Understanding the basics of Periodontal Disease:
When you enter your veterinarian’s clinic, you probably will see a chart similar to the one shown below:
(Sourced from South Hyland Pet Hospital)
It is important to not ignore this chart when you see it. Dog owners need to know the basics of periodontal disease to help prevent it.
The very first sign of periodontal disease starts out as the formation of a substance called ‘plaque’ on your dog’s teeth. When your dog chews on food, bacteria adhere to the teeth. At very early stages, plaque can be removed easily by brushing. Due to the calcium present in the dog’s saliva, the dead bacteria get calcified.
If the plaque is not removed at its initial stages, it can lead to inflamed gums aka gingivitis. This is a condition where the gums become red and swollen, causing them to bleed very easily. As this condition progresses, the infection spreads to the tissue around the root of the teeth. This is the start of periodontal disease. In the last stage of periodontal disease, all the tissue surrounding the teeth are destroyed causing the tooth to become loose.
Unfortunately, by the time dental problems are discovered in dogs, the infection has progressed farther than where it can be reversed. While dental cleanings cannot be prevented in some dogs that are prone to periodontitis, it is easy to increase the time between dental cleanings by regularly providing species appropriate foods and maintaining dental hygiene.
Periodontal disease is extremely painful for dogs. In many cases, early preventive steps can eliminate the chance of any pain to your dog.
My Dog does not like brushing teeth:
There is not a single dog in this world that will voluntarily allow anyone or anything to poke around the insides of the mouth. This is not natural for dogs. If you have a puppy, it is easier to desensitize him/her to you touching the teeth and gums.
Rub your fingers gently around the gums and mouth, touching their teeth. Your dog may allow you to do this only for a few seconds for the first time. Increase the time as you go along. Once your dog trusts you with your hands in his/her mouth, teeth brushing can be done very easily.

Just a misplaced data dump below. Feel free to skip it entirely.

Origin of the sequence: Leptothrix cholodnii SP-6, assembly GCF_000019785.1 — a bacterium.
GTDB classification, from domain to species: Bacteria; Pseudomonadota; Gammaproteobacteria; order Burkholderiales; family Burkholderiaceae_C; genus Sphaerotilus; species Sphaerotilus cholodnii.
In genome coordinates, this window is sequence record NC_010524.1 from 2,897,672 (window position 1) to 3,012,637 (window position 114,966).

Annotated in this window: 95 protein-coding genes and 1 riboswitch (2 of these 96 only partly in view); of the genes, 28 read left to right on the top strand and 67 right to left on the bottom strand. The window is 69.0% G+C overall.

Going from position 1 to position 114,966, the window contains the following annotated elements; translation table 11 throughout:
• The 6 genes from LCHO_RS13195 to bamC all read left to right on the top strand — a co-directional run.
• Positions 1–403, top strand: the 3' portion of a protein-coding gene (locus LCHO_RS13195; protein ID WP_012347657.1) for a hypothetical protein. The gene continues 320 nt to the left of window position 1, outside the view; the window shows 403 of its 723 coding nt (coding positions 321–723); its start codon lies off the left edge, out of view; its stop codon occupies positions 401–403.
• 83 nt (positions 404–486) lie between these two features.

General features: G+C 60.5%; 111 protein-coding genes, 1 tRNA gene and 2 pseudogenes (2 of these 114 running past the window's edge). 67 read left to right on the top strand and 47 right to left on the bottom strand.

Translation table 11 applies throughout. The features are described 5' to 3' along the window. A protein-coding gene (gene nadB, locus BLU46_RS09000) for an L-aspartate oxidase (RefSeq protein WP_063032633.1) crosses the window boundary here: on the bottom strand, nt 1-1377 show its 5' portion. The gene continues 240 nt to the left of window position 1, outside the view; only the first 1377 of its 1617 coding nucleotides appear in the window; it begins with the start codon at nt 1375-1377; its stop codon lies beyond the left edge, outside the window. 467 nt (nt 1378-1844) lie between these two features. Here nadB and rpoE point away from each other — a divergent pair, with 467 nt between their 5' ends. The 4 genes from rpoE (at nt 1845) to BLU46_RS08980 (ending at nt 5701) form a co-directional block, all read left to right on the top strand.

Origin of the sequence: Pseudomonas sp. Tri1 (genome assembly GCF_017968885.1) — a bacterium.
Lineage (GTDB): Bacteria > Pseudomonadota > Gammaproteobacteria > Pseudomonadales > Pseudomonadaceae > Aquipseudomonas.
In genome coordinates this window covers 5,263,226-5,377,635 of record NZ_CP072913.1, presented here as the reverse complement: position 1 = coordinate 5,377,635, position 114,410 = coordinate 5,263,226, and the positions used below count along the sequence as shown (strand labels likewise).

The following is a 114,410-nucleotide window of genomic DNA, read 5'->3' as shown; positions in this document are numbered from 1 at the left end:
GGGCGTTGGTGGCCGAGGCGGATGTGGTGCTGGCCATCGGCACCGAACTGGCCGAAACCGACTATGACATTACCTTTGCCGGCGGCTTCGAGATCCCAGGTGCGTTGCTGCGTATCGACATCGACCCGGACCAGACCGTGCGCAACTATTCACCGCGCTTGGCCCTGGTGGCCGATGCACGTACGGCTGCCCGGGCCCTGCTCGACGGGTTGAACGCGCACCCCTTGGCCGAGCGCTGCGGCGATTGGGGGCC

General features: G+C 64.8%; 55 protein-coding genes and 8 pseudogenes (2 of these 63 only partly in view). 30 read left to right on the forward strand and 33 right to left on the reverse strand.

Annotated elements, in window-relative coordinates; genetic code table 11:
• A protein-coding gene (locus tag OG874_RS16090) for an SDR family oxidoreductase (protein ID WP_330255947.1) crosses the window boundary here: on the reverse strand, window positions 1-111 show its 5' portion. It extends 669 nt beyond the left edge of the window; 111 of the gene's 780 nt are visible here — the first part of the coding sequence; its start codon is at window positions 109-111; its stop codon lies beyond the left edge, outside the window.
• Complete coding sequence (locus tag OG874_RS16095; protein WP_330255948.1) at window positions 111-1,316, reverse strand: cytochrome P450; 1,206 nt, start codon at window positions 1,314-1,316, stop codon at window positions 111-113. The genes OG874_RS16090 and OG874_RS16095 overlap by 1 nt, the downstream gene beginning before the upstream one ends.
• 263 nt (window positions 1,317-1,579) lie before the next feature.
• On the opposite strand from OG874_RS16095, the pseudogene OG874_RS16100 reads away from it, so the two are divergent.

If your dog is still resistant to teeth brushing, raw meaty bones provide the best cleaning.
How does raw food help dental health?
If you are already feeding a raw diet to your dog, you have won half the battle against dental problems. Carbohydrate-rich foods, even the ones in their dry form, will only go so far in clearing out plaque.
Raw foods, even the ground forms, help control tartar build-up. Unlike kibble, raw food does not stick to dog’s teeth. Raw bones (whole or ground) provide gentle abrasion on the teeth removing any debris when chewed.
Digestive enzymes like amylase and cellulase are not predominant in dogs’ mouths, and starch-rich foods cannot be broken down easily. Thereby causing a biofilm on the surface of their teeth. Raw foods, when done right, are very low in carbohydrates.
Edible raw bones like chicken or turkey necks, thighs, backs, wings
etc. are very effective in cleaning teeth. And these bones can be consumed whole. Recreational bones like femur bones, marrow bones etc. also help maintain dental hygiene. These bones should not be consumed whole. For dogs that tend to swallow/gulp whole bones or chew aggressively, it is better to provide edible raw bones. Continuous monitoring is required while feeding any bone to your dog.
Keep your dog’s teeth is the best condition possible. Move your dog to biologically appropriate foods and ensure regular teeth cleaning. Wagging tails, healthy bodies, and happy smiles go hand in hand!